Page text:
Based on the ARM926EJ core, Philips Semiconductors' LPC3180 is a standard-part MCU that offers designers a variety of interesting and useful capabilities, including DSP execution, a USB On-the-Go port, Linux support, and a mobile SDRAM interface.
Priced at under $8 in volume quantities, the LPC3180 is among the earliest standard-part 32-bit MCUs to be based on an ARM9 core. The core's vector floating-point coprocessor speeds the execution of signal processing and control-loop algorithms.
Flexible power management delivers high peak performance, especially for floating-point calculations, and can shut down the core power domain while retaining real-time clock and wake-up functionality.
All of the usual power-saving techniques are supported including peripheral clock enabling, PLL switching, clock division, and CPU idle. The LPC3180 also has unique power saving modes. It is fully functional a 0.9V operation, for example, and can be run from the 32 KHz clock by multiplying up.
The LPC3180 also has a separate real time clock domain. The RTC and a small RAM can be kept alive so the RTC can generate a wake-up signal after programmable elapsed time. Philips chip designers also tackled power consumption in the IC design itself.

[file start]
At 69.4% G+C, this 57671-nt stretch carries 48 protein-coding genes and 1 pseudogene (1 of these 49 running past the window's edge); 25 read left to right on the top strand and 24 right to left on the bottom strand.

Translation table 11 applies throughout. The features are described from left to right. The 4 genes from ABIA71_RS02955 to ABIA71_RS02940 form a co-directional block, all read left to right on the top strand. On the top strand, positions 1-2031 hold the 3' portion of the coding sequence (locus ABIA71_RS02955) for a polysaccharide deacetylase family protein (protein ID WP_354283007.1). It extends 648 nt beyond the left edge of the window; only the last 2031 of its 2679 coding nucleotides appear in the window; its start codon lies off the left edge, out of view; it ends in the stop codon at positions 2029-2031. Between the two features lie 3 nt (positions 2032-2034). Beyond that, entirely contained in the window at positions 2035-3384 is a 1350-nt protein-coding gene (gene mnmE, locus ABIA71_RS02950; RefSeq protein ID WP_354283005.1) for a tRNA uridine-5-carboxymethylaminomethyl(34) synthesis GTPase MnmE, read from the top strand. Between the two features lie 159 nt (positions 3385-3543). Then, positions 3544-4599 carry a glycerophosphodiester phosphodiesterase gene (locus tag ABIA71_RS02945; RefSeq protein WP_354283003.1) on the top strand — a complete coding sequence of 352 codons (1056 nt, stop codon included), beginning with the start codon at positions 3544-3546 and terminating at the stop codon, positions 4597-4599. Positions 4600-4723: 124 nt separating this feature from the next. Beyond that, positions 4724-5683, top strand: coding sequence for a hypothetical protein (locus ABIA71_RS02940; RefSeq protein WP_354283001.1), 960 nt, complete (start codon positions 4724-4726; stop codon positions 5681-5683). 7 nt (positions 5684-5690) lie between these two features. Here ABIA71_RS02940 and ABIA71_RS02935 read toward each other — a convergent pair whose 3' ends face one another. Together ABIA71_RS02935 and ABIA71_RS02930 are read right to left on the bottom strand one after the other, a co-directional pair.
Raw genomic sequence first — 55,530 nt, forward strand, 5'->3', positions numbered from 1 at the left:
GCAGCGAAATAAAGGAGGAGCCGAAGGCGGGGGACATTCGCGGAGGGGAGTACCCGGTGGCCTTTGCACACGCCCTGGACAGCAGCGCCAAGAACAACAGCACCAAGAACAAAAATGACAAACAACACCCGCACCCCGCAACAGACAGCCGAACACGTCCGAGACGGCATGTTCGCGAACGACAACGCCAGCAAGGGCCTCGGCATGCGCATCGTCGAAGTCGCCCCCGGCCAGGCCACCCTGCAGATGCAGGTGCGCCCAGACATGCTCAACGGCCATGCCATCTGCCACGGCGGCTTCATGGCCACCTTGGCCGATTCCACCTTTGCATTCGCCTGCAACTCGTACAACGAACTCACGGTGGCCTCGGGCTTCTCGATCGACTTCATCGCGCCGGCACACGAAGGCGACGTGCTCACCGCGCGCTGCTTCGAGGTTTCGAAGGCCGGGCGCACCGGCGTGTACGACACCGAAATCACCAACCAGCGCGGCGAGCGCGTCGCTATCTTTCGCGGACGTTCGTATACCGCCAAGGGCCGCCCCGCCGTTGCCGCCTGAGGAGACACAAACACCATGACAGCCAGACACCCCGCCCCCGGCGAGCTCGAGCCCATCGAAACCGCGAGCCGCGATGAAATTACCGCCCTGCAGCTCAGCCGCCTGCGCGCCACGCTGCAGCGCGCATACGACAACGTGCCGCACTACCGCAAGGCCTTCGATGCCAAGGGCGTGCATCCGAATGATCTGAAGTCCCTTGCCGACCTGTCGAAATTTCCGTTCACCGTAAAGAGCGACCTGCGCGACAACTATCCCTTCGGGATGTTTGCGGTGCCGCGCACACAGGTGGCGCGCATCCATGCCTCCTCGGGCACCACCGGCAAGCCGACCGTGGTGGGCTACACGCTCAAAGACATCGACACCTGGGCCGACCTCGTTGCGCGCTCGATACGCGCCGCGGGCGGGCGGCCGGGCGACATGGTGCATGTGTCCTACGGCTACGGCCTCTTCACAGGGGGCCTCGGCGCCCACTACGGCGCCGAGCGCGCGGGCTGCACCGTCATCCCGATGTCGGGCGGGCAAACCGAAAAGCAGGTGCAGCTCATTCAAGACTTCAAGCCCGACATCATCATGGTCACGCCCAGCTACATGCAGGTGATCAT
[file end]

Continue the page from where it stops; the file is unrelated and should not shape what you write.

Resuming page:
The LPC3180 was designed for battery-powered operation. Leakage current in the 90-nm libraries used in the design, for example, is actually less than the previous generation 120-nm libraries.
A 1.8 V Mobile SDRAM/DDR interface is just one of four memory interfaces. Others include SD Card and NAND flash. Communications interfaces include USB (device, host, and OTG modes), seven UARTS (one with an IrDA mode), two SPI, interfaces, two I2C interfaces and GP DMA for peripherals.
The on-chip Java byte-code co-processor provides for basic security and authentication applications.
Development tools include ARM's Real View development kit and an LPC8300 development board from Nohau Systems. Compilers are available from ARM, IAR, and Green Hills.
The Philips LPC3180 microcontroller is priced at $7.10 in quantities of 10,000. Samples will be available in March 2006. The development board with Linux will be demonstrated at Embedded World 2006 (booth number 12-566) in Nuremberg, Germany from February 14 to 16, 2006.
More information is available at www.semiconductors.philips.com.